State Of Idaho Funds Controversial Wolf Bounty Program 


Allowing this Bounty to continue should technically nbe illegal, but then when you consider it is Idaho… You understand the fear and fairy tale spreading that they claim wolves are decimating Elk herds when in Idaho, Wyoming, and Montana hunters slaughter over 26,000 elk in each state every year.

If you kill a wolf in Idaho, your effort might be worth $1,000. 

A nonprofit in North Idaho covers costs for hunters and trappers who successfully harvest wolves. The group, called the Foundation for Wildlife Management pays up to $1,000 per wolf harvest.

The group has been around since 2012, and although some conservationists dislike it, there’s nothing illegal about the program.

But what is new is the state of Idaho helping to fund the program. The Idaho Fish and Game Commission granted the Foundation for Wildlife Management $23,065 this year to help fund the payments for wolves harvested in target elk recovery areas.

In many ways, Idaho has set the stage for state management of wolves in the West. Wolves were removed from the Endangered Species List in Idaho in 2008 and the state opened a hunting season on them the following year. 

Now, as the federal government weighs whether to delist the species nationwide, wolf management may soon fall completely to states. If that happens states like Colorado and Utah may soon be managing these top predators, and making their own rules around hunting and trapping. If more states take over wolf management within their own borders, how many will follow Idaho’s lead?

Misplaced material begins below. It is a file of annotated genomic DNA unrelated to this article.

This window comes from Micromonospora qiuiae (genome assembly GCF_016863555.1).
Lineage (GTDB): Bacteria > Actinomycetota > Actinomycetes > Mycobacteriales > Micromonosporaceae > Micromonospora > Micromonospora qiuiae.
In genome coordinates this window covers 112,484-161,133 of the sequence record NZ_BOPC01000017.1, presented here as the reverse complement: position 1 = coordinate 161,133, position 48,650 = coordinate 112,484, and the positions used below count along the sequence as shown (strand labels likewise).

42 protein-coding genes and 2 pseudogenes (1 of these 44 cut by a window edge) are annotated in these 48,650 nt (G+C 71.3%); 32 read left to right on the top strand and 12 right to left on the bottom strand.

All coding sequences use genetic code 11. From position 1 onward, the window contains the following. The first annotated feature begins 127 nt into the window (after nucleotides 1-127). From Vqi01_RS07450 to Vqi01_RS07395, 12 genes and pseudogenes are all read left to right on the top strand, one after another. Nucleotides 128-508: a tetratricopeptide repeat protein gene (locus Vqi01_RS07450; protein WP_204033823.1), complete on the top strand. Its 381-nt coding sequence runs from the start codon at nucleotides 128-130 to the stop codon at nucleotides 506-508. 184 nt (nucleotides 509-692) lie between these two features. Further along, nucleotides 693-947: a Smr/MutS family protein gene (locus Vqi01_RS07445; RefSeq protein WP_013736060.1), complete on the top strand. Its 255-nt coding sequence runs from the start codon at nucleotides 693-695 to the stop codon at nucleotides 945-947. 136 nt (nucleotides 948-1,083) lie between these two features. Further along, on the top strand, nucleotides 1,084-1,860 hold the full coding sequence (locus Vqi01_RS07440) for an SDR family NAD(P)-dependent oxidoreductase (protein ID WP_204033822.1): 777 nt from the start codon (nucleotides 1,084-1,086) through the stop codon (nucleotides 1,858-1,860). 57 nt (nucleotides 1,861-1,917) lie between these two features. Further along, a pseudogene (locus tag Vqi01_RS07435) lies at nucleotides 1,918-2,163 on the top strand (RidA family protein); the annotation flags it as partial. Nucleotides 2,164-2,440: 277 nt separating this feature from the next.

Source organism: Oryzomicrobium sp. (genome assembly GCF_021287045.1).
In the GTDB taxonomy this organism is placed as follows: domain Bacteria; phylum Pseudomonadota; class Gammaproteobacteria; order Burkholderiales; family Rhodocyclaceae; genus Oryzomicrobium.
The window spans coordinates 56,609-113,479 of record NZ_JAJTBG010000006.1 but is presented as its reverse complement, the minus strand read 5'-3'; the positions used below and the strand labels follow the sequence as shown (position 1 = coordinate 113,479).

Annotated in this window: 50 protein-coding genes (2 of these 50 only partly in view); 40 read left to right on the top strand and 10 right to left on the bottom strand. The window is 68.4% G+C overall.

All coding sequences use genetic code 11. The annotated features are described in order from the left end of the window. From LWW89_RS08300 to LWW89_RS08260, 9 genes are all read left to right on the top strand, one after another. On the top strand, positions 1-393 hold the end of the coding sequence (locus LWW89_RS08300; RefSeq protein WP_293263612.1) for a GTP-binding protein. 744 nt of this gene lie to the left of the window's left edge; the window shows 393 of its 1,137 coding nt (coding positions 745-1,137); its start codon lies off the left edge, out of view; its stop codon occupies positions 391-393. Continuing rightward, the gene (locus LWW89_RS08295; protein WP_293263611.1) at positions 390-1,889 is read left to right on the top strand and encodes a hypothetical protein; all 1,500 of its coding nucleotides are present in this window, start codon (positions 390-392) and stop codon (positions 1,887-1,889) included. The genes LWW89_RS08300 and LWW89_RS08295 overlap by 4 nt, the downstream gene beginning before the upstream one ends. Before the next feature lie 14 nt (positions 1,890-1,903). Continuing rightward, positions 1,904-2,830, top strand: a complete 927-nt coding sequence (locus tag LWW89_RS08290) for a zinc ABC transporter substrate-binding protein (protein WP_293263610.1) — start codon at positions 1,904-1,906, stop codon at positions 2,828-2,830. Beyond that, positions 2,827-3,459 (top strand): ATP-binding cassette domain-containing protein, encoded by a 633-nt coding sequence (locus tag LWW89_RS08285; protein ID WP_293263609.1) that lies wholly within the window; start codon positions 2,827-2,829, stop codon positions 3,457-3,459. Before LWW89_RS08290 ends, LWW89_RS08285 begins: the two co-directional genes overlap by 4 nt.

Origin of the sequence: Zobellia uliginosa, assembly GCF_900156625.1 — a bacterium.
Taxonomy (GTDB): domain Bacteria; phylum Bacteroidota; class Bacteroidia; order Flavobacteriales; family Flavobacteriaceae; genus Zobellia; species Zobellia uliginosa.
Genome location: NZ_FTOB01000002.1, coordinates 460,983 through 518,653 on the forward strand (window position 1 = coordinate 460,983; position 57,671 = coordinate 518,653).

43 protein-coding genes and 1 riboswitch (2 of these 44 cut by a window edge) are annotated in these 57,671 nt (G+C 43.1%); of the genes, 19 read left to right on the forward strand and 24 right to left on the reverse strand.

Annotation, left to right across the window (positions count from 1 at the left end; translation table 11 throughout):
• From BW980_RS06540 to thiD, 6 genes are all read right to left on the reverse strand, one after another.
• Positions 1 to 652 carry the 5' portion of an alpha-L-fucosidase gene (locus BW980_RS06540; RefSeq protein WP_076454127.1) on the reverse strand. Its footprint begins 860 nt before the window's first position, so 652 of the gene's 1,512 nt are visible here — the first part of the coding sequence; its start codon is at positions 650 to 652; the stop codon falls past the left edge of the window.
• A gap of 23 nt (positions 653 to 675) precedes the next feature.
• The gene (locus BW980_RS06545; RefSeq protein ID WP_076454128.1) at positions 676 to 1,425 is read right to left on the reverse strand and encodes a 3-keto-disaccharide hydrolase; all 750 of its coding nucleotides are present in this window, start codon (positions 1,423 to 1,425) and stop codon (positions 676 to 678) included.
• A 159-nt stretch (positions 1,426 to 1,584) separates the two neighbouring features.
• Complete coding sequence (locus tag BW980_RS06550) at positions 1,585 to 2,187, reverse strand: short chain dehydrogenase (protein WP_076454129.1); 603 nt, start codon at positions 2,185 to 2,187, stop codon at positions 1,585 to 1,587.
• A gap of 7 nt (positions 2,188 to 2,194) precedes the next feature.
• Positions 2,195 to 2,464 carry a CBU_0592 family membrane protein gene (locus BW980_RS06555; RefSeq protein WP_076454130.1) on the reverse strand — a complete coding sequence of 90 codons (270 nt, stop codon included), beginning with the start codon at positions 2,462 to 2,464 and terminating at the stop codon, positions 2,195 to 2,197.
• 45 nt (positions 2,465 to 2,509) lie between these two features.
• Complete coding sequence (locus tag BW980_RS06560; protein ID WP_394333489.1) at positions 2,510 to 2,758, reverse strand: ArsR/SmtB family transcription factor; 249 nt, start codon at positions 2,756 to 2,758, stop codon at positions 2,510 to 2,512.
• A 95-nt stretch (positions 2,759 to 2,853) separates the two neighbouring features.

Justin Webb, executive director of the Foundation for Wildlife Management, says the program helps reduce wolf populations in places where the IDFG wants to boost elk numbers — like the Lolo area in Northern Idaho. In 2018 the IDFG killed 10 wolves in the Lolo area to reduce elk predation. 

Webb says hunters and trappers can kill wolves more cheaply than the government, and his organization is trying to help the Idaho Fish and Game. “Because it’s their job to manage our wildlife, and right now they’re not doing so successfully,” says Webb. “In my opinion we shouldn’t have to exist.” 

As a general rule, hunters play a key role in wildlife management by the state. “Our preferred and primary source for management is our hunters and trappers,” says Derick Attebury, chair of the Fish and Game Commission. That’s true whether the state is looking to boost pheasant populations, reduce mountain lion numbers, or remove wolves from the landscape. 

But the fact that the agency is funding a group that specifically incentivizes wolf hunting and trapping is drawing ire from some conservationists. 

Attebury points out that IDFG revenue comes from hunting and fishing licenses, so technically it’s sportsmen, not taxpayers, who are paying for the program. The Foundation for Wildlife Management was one of 11 organizations to receive grant funding, and according to state records, the median amount granted last year was $5,000, The funded projects are diverse, with dollars going toward everything from covered shooting platforms for a local gun club to a habitat restoration project led by Trout Unlimited. Attebury says that, like legal wolf harvest, all of the projects fit with IDFG’s wildlife management objectives.

Source: State Of Idaho Funds Controversial Wolf Bounty Program | Wyoming Public Media #EndangeredSpeciesList #GrayWolves #OpposeWelfareRanchingNotWolves #ProtectTheWolves

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